Getting Real on Family Caregiving for Those with Dementia

If you haven’t seen this recent issue of AARP The Magazine, I encourage you to take a look at the cover story because it addresses topics that are front and center here at the AARP Public Policy Institute: family caregiving and dementia.

The two A-list actors featured on the cover—Blythe Danner and Hilary Swank—play mother and daughter in a movie, “What They Had,” which highlights an issue of great importance. In the film, Danner’s character has Alzheimer’s, and the family dynamic is complicated further with Swank’s character clashing with her brother over their mother’s care.

“It’s about a family,” Danner says of the film. “It’s about what normal people are dealing with–so many people are taking care of parents.”

One of those people is the film’s writer-director, Elizabeth Chomko, who went through something similar with her own grandparents, to whom the film is dedicated. And both Danner and Swank know about family caregiving from firsthand experience. In the AARP The Magazine article, the two discuss with candor their respective experiences caring for loved ones and the toll it took on them. Danner describes caring for husband Bruce Paltrow, who had oral cancer, while Swank discusses becoming her father’s sole caregiver after he received a lung transplant (causing her to hit “pause” on her career for three years).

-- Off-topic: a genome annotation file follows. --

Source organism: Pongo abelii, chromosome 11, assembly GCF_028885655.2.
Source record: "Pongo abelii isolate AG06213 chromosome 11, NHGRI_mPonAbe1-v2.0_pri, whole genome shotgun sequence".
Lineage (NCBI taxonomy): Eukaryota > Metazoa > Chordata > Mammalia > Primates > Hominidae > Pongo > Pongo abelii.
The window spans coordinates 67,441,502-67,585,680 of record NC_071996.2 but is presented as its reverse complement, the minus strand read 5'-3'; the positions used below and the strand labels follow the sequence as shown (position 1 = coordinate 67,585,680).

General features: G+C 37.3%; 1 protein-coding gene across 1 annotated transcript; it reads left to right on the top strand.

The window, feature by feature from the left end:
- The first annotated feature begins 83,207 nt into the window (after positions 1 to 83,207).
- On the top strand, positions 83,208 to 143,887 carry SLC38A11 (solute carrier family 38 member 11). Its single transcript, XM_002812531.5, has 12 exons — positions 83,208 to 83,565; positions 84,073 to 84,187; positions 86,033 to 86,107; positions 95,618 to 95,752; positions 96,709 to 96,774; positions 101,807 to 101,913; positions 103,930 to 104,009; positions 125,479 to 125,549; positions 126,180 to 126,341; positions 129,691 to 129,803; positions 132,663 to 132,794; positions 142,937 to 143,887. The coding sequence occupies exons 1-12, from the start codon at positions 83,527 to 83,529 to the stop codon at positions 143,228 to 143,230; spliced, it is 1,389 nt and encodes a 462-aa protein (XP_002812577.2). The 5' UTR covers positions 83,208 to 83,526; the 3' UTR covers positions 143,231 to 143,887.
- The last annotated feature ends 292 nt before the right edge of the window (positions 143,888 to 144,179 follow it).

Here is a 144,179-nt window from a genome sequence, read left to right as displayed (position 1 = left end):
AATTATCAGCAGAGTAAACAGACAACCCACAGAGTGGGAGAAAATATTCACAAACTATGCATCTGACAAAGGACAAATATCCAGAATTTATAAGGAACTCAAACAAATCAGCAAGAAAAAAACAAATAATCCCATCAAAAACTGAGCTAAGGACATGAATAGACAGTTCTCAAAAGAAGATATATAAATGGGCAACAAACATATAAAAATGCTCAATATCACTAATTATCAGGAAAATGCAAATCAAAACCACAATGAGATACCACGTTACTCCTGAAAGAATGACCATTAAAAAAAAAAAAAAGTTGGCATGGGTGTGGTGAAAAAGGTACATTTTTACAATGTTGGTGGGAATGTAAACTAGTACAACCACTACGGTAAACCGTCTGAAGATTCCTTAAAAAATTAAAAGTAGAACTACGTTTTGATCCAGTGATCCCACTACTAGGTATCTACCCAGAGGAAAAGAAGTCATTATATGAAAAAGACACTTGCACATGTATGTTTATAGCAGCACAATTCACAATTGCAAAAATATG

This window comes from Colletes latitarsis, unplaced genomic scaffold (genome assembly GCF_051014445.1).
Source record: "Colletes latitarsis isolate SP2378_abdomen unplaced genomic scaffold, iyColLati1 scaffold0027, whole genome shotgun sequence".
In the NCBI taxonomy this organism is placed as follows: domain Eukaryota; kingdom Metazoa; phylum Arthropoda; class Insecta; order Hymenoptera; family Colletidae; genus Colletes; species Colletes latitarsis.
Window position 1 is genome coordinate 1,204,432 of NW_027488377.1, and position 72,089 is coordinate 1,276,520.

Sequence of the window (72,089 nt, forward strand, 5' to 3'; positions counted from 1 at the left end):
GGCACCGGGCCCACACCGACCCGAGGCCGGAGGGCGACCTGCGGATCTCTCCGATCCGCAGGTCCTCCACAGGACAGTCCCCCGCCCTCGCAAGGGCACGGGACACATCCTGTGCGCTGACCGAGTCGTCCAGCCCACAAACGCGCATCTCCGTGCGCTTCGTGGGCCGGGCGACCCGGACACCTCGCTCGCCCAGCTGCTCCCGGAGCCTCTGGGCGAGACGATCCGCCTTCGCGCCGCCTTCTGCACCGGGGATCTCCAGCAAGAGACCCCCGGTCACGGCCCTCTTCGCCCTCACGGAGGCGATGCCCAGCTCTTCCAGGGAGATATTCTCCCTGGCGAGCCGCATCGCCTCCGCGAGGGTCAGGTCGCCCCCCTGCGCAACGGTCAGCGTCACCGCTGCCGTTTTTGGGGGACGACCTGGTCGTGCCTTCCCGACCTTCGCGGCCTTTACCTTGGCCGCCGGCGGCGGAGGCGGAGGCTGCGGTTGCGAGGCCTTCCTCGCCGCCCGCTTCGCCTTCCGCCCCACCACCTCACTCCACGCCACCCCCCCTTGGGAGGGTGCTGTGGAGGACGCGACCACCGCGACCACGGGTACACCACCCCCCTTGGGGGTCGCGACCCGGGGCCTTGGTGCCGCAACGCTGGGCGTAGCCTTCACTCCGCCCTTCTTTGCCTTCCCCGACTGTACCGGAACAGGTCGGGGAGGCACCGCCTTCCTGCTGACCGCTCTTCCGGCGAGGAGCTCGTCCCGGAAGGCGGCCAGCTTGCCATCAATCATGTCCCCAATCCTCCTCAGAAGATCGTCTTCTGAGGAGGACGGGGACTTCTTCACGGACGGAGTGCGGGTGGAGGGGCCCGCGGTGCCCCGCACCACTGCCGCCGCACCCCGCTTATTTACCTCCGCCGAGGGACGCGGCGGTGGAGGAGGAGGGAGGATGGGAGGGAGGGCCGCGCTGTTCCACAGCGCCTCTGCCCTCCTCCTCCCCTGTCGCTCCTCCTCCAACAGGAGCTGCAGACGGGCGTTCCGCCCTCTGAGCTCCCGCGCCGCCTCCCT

The AARP Public Policy Institute (PPI) and AARP as a whole are extremely focused on issues surrounding Alzheimer’s and dementia—and supporting the people who deal with it every day. This past June, AARP donated $60 million for Alzheimer’s research.

At PPI, we are focused on both understanding all of the issues around Alzheimer’s and providing concrete solutions for people. (As a solutions-oriented organization, internally we consider ourselves a think-and-do tank.) One example of our concrete solutions is a video that shares hands-on insights on administering medication to a person with dementia. The video, which tackles such issues as dealing with resistance to taking medications, was produced through the Home Alone Alliance, a partnership of public, private, and nonprofit sector organizations seeking to change the way health care professionals interface with family caregivers. The video is one in a series addressing family caregiving tasks.

As for the think part of PPI being a think-and-do tank, PPI is a leader in the area of family caregiving, including with respect to dementia specifically. A report and blog from my colleague Lynn Friss Feinberg examines evidence-based caregiver supportive services for family caregivers of persons living with dementia, highlighting several programs that have been shown to improve one or more aspects of the quality of life of family caregivers and providing recommendations on further advancing the issue.

The film “What They Had” shines light on some important and complex topics concerning dementia and family caregiving. No doubt this portrayal of some of these challenges, while fictional, rings true for millions of people. AARP and PPI, therefore, will continue to tackle these very real-life issues head on, advancing our understanding of them and providing solutions people can use.

 

Susan Reinhard, RN, Ph.D., FAAN, is a senior vice president at AARP, directing its Public Policy Institute, the focal point for AARP’s public policy research and analysis. She also serves as the chief strategist for the Center to Champion Nursing in America, a resource center to ensure the nation has the nurses it needs.